Home Office Tax Deduction; what you need to know!
With today’s technology many people can run and operate a business out of their homes. Many clients may be able to take a home office tax deduction when filing their tax returns.
What do you need to know about claiming the home office tax deduction?
Generally, in order to claim a business tax deduction for your home, you must use part of your home exclusively and regularly:
- As your principal place of business, or
- As a place to meet or deal with patients, clients or customers in the normal course of your business, or
- In the case of a separate structure which is not attached to your home, it must be used in connection with your trade or business
If you have inventory and need storage, or have a daycare/playgroup in your home, you are required to use the property regularly but not exclusively.
Generally, the amount that is tax deductible depends on the percentage of your home that you use for business. So let’s say that the total square footage of your home is 1,000 sq. feet and the area that you will be qualified to deduct as home office is 250 sq. feet, so your deduction will be 25%. You can allocate this percentage to your rent/mortgage, utilities, home insurance, maintenance, etc. In some cases you also will be allowed to use Depreciation deduction on your home office. Your deduction for certain expenses will be limited if your income from your business is less than your total business expenses. There are special rules for qualified daycare providers and for storing business inventory or product samples.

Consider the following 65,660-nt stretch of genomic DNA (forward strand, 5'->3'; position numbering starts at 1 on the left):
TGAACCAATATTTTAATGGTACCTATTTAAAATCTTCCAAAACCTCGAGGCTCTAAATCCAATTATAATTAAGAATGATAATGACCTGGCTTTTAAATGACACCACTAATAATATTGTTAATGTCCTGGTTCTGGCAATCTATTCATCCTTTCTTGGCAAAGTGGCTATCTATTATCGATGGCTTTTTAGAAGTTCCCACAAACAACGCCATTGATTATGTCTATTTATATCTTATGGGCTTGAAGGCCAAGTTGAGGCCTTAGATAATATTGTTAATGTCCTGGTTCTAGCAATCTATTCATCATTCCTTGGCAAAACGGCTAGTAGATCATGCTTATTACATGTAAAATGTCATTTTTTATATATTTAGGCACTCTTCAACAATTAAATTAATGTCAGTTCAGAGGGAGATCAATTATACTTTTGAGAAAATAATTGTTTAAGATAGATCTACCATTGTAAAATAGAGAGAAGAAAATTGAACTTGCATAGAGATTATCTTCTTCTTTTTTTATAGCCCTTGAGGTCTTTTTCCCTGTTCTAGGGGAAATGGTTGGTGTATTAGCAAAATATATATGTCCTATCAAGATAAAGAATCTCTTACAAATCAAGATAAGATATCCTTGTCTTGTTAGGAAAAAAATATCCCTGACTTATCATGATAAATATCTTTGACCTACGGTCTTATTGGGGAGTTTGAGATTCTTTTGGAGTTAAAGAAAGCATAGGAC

If you are self-employed, use Form 8829, Expenses for Business Use of Your Home, to figure your home office deduction. Report the deduction on line 30 of Schedule C, Form 1040.
Different rules apply to claiming the home office deduction if you are an employee. For example, the regular and exclusive business use must be for the convenience of your employer.
For more information see Publication 587, Business Use of Your Home.Posted in:Personal Tax ArticlesThis article was written by TaxBizPro, LLC 2017, all rights reserved ©.
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